Eric Cross (1905-1980)

Life
b. Newry, Co. Down; brought up and educated in England; became a chemical engineer and an inventor; he wrote and broadcast for BBC and RTÉ; issued The Tailor and Ansty (1942), a transcription of the often ribald tales of the eponymous character and his wife, properly Tim and Anastasia Buckley, who lived at Gougane Barra, Cork; the book caused a furore leading to its being banned by the Irish censor and made the subject of a Senate debate; finally released from censorship in 1963 [var. 1948]; also issued Silence is Golden and Other Stories (1978). DIW DIH DIL OCIL DUB

See also under Tim Buckley, q.v..

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Works
The Tailor and Ansty, intro. by Frank O’Connor (Chapman & Hall 1942, 1964), 223pp. [details]; Do., [rep. edn.] (Cork: Mercier 1970), and Do., trans as Le Tailleur et Anstie, trans. by Joëlle Gac (KeltiaGraphic@wanadoo.fr. 2009) 192pp.; also Silence is Golden and Other Stories (Swords: Poolbeg 1978), 123pp.

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Bibliographical details
The Tailor and Ansty, by Eric Cross (London: Chapman & Hall 1942), 203pp., front., photo. [by] Charles Fennell. The text commences with the Tailor’s grandiloquent version of his own address, ‘In the townland of Garrynapeaka, in the district of Inchageela, in the parish of Iveleary, in the barony of West Muskerry, in the county of Cork, in the province of Munster’ [11]. This copy includes obituary notice ( Irish Times, Mon. 23rd April 1944) giving an short account of the book, its banning in 1942, and its being subject of a Senate debate, to which is added MSS note, ‘this book was released from Censorship Jan. 1948 by the Appeal Board.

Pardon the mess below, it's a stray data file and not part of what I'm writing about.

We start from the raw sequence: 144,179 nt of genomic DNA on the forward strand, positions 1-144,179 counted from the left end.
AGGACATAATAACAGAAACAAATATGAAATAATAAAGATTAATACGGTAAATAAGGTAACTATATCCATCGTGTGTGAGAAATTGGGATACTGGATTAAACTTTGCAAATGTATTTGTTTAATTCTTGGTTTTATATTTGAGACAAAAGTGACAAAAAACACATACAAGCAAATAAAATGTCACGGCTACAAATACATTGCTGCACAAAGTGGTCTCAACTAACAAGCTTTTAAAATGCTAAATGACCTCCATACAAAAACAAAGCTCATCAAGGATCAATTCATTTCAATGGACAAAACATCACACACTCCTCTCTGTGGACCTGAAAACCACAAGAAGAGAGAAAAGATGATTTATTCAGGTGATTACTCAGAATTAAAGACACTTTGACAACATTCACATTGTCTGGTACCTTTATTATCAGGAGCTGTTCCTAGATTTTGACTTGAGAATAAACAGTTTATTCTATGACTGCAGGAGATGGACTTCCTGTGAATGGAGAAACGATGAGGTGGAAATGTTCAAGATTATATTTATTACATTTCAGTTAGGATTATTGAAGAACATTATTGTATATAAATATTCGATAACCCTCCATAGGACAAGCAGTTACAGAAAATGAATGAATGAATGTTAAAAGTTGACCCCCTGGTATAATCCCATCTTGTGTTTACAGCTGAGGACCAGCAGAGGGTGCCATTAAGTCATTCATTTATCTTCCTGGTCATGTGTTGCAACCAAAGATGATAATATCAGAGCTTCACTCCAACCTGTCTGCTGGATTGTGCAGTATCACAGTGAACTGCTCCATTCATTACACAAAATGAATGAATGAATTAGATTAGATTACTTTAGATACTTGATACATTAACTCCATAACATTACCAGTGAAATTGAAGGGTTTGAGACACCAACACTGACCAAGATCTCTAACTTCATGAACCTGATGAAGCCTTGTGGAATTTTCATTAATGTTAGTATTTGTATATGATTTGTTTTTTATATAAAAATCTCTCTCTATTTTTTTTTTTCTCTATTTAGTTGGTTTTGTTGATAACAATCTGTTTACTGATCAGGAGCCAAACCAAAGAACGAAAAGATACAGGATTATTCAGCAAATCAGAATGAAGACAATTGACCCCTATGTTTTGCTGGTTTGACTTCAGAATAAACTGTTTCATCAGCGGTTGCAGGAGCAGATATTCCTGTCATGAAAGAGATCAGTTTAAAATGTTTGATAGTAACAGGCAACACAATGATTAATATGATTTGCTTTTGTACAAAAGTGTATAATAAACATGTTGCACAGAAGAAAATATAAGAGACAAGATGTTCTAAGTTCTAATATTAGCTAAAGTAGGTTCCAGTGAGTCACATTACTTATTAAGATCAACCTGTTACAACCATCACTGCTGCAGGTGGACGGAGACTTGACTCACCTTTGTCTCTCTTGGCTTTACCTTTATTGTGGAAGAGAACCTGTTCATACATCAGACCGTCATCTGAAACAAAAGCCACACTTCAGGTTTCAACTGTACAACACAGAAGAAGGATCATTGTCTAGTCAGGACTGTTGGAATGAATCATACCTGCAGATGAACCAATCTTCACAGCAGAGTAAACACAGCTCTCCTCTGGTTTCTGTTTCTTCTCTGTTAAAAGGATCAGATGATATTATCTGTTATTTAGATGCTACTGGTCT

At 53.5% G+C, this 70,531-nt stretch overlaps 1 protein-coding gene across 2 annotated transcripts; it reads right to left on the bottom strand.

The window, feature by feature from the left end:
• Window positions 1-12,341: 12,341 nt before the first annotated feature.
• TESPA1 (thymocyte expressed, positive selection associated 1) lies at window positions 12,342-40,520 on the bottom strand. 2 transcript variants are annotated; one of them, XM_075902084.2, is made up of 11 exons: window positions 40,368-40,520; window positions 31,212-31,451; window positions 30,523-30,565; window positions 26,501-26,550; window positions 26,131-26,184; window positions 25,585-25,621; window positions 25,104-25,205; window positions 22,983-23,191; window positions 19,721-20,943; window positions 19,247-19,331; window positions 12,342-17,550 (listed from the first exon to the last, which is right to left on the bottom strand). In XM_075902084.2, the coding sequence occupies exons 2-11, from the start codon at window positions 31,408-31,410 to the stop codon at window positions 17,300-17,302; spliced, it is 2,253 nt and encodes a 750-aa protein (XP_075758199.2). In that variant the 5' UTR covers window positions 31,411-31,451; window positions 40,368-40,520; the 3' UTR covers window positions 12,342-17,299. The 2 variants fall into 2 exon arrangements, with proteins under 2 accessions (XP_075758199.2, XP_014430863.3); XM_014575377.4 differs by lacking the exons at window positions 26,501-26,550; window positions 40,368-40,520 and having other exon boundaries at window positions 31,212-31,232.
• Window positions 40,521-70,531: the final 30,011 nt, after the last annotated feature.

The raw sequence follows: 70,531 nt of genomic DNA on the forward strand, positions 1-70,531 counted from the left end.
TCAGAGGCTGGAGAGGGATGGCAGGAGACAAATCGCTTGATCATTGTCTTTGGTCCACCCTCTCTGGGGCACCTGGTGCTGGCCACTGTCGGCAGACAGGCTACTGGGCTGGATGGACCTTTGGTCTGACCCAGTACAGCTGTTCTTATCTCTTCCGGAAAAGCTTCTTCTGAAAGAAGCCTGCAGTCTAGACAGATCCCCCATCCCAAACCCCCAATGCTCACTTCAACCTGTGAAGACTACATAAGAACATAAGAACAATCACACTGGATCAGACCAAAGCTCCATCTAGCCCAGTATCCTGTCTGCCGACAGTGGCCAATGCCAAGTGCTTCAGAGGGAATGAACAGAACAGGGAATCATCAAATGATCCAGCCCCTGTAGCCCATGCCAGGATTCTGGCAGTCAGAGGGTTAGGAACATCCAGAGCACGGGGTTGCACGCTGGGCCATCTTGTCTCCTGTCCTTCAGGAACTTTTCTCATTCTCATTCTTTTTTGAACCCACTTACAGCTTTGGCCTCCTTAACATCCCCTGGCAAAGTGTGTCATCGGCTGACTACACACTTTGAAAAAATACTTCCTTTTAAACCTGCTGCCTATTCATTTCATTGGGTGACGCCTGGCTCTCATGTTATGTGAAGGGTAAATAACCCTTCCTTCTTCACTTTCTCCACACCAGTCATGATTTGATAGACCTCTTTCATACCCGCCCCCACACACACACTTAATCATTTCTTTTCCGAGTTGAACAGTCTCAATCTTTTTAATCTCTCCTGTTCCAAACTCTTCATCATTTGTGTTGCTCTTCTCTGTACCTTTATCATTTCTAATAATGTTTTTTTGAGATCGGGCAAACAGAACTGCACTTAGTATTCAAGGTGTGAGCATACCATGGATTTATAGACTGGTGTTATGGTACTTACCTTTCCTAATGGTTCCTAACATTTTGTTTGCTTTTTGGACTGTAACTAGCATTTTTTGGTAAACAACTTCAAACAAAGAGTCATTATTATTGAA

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Quotations
Antsy’s world is very limited and personal. Bantry and Macroom come within the compass of it. Cork is a train upon her imagination. Beyond Cork lies the rest of the world, and Heaven and Hell. (Cross, The Tailor and Ansty, 1945 ed., pp.14-15; quoted in Máirín Nic Eoin, An Litríocht Réigiúnach, 1982, p.216.)

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Notes
Stage version: Éamon Kelly and Bríd Lynch [Ní Loinsig] played the titular roles in P. J. O’Connor's stage adaptation of Cross's The Tailor and Ansty for the Peacock (1967), afterwards touring with play throughout Ireland and ‘passing into legend’. Successfully adapted to RTE television with Kelly's wife Maura O'Sullivan after the death of Lynch and later revived at Gougane Barra by New Theatre Dublin (2005, 2006, 2007), with Ronan Wilmot and Nuala Hayes touring to London (Old Red Lion, July 2008) and afterwards returning to Ireland to play in Ireland with Ena May in place of Nuala Hayes (Fota House, Co. Cork, July-Aug. 2009).

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